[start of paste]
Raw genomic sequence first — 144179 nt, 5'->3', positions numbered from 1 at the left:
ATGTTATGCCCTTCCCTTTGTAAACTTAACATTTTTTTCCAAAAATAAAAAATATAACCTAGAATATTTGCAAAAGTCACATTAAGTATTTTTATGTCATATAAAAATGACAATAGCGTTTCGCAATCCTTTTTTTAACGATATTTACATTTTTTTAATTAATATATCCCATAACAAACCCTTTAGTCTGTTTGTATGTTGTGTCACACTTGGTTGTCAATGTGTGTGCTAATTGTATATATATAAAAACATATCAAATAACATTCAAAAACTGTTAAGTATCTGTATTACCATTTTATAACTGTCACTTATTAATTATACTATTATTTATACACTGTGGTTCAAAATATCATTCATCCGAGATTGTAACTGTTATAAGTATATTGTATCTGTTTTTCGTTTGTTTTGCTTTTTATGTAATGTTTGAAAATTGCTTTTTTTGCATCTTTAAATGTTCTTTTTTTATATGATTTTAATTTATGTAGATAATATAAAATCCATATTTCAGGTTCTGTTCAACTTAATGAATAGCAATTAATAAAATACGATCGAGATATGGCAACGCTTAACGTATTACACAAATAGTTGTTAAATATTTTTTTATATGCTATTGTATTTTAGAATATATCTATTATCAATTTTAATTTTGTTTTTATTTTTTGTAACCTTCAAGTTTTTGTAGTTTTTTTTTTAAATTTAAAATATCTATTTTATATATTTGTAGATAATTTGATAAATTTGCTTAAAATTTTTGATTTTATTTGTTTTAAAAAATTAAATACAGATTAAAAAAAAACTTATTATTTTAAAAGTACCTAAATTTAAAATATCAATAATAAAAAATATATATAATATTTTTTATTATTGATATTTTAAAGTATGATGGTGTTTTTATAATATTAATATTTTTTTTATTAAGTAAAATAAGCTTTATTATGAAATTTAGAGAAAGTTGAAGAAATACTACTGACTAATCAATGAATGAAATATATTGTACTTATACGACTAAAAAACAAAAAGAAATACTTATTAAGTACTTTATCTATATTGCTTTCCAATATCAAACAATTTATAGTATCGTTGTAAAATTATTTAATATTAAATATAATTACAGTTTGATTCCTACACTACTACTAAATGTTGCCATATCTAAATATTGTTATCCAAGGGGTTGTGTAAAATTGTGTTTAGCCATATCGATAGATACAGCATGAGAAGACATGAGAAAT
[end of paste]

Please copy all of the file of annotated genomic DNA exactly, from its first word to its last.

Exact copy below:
Raw genomic sequence first — 144179 nt, 5'->3', positions numbered from 1 at the left:
ATGTTATGCCCTTCCCTTTGTAAACTTAACATTTTTTTCCAAAAATAAAAAATATAACCTAGAATATTTGCAAAAGTCACATTAAGTATTTTTATGTCATATAAAAATGACAATAGCGTTTCGCAATCCTTTTTTTAACGATATTTACATTTTTTTAATTAATATATCCCATAACAAACCCTTTAGTCTGTTTGTATGTTGTGTCACACTTGGTTGTCAATGTGTGTGCTAATTGTATATATATAAAAACATATCAAATAACATTCAAAAACTGTTAAGTATCTGTATTACCATTTTATAACTGTCACTTATTAATTATACTATTATTTATACACTGTGGTTCAAAATATCATTCATCCGAGATTGTAACTGTTATAAGTATATTGTATCTGTTTTTCGTTTGTTTTGCTTTTTATGTAATGTTTGAAAATTGCTTTTTTTGCATCTTTAAATGTTCTTTTTTTATATGATTTTAATTTATGTAGATAATATAAAATCCATATTTCAGGTTCTGTTCAACTTAATGAATAGCAATTAATAAAATACGATCGAGATATGGCAACGCTTAACGTATTACACAAATAGTTGTTAAATATTTTTTTATATGCTATTGTATTTTAGAATATATCTATTATCAATTTTAATTTTGTTTTTATTTTTTGTAACCTTCAAGTTTTTGTAGTTTTTTTTTTAAATTTAAAATATCTATTTTATATATTTGTAGATAATTTGATAAATTTGCTTAAAATTTTTGATTTTATTTGTTTTAAAAAATTAAATACAGATTAAAAAAAAACTTATTATTTTAAAAGTACCTAAATTTAAAATATCAATAATAAAAAATATATATAATATTTTTTATTATTGATATTTTAAAGTATGATGGTGTTTTTATAATATTAATATTTTTTTTATTAAGTAAAATAAGCTTTATTATGAAATTTAGAGAAAGTTGAAGAAATACTACTGACTAATCAATGAATGAAATATATTGTACTTATACGACTAAAAAACAAAAAGAAATACTTATTAAGTACTTTATCTATATTGCTTTCCAATATCAAACAATTTATAGTATCGTTGTAAAATTATTTAATATTAAATATAATTACAGTTTGATTCCTACACTACTACTAAATGTTGCCATATCTAAATATTGTTATCCAAGGGGTTGTGTAAAATTGTGTTTAGCCATATCGATAGATACAGCATGAGAAGACATGAGAAAT